104. Memorandum From the Deputy Secretary of Defense (Ellsworth) to the President’s Assistant for National Security Affairs (Scowcroft), Washington, January 14, 1977.1 2

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Washington, D.C. 20301

14 JAN 1977

Lt. Gen. Brent Scowcroft

Assistant to the President for National Security Affairs

The White House

Washington, D.C. 20506

Dear General Scowcroft:

This is in reference to the Attorney General’s letter of January 7, 1977 to you recommending revision of National Security Council Memorandum 335, (NSDM 335), and to his proposal that the President sign an order approving interim procedures which he enclosed.

The proposal that the President personally sign an order expressly approving the operations of the Special Operation Field Office (SOFO) is a matter which is for the Attorney General and your office to consider. However, I recommend that the Attorney General withdraw his letter of January 7, 1977 until such time as agreement is reached on the interim procedures. The procedures proposed in the January 7 letter do not conform to our understanding of the state of the law, and if adopted would seriously erode the capability of SOFO to meets its foreign intelligence and counterintelligence requirements.

The statement in the January 7 letter to the effect that NSDM 335 is an excessively broad authorization, and that “no activity under NSDM 335 should be conducted until the President signs an order expressly approving the operation” causes me considerable concern. This tends to place a legal cloud on on-going SOFO operations which I do not believe is warranted. These operations have been recently reapproved by the President, and it is my belief had the personal approval of the Attorney General last August. I am unaware of any legal developments since that time which now make illegal what was considered legal last August. Consequently, if SOFO operations are not to be suspended immediately, the Attorney General’s letter should not remain before the President.

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From an operational standpoint, adoption of the proposed procedures would lead to a drastic reduction in SOFO’s foreign intelligence activities. [text not declassified]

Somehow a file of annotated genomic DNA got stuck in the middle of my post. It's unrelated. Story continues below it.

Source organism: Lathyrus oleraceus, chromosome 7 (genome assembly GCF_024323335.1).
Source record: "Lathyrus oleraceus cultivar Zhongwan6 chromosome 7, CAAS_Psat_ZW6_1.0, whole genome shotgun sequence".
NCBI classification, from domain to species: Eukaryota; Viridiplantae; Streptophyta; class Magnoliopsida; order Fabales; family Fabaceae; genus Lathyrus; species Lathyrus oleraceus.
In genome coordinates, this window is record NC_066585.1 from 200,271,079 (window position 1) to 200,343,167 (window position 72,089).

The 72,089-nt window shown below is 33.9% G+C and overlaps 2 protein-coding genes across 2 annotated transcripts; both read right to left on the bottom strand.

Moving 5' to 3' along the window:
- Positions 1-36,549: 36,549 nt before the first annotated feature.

Although less critical to SOFO operations, a corresponding change should be made [text not declassified] A limited number of other changes have also been proposed to me, but which are not sufficiently substantive to require elaboration at this time.

The final area of concern relates to the scope of the Attorney General’s authority to regulate foreign intelligence activities. The proposed interim procedures are identified as flowing from the authority conferred on him by Executive Order 11905. However, that Order gives him regulatory authority only under specifically defined conditions. For example, regulations governing electronic surveillance operations are [Page 3] subject to his approval if (1) the person targeted, wherever located, is a United States person or (2) the sender or receiver of the communication is in the United States. The Order does not provide that intelligence operations conducted solely outside the United States (in this instance the U.S. Military Occupation Zone in Berlin), and against non-United States persons, are subject to his regulatory powers. Similarly, the Order provides that the interception of mail in “United States postal channels” is prohibited except in accordance with laws and regulations. But it most certainly does not purport to regulate foreign postal systems when the mail concerned does not involve United States persons. For reasons that are not clear, the interim procedures impose restrictions on intelligence and counterintelligence operations against persons who are not entitled to Fourth Amendment protection, and who are not within the contemplation of the Executive Order.

In light of the sensitivity of these issues, and the need for an early resolution of them by this Administration, I recommend that you consult with the Attorney General and other members of the Intelligence Community at the earliest possible date.



Robert Ellsworth
  1. Source: Ford Library, National Security Council, Institutional Files, Box 67, NSDM 335, Army Special Operations Field Office in Berlin (3). Secret. Levi’s January 7 letter is Document 103. NSDM 335 is Document 102. For EO11905, see the footnote to Document 101.
  2. Ellsworth asserted the legality of the intelligence-gathering provisions of National Security Decision Memorandum 335.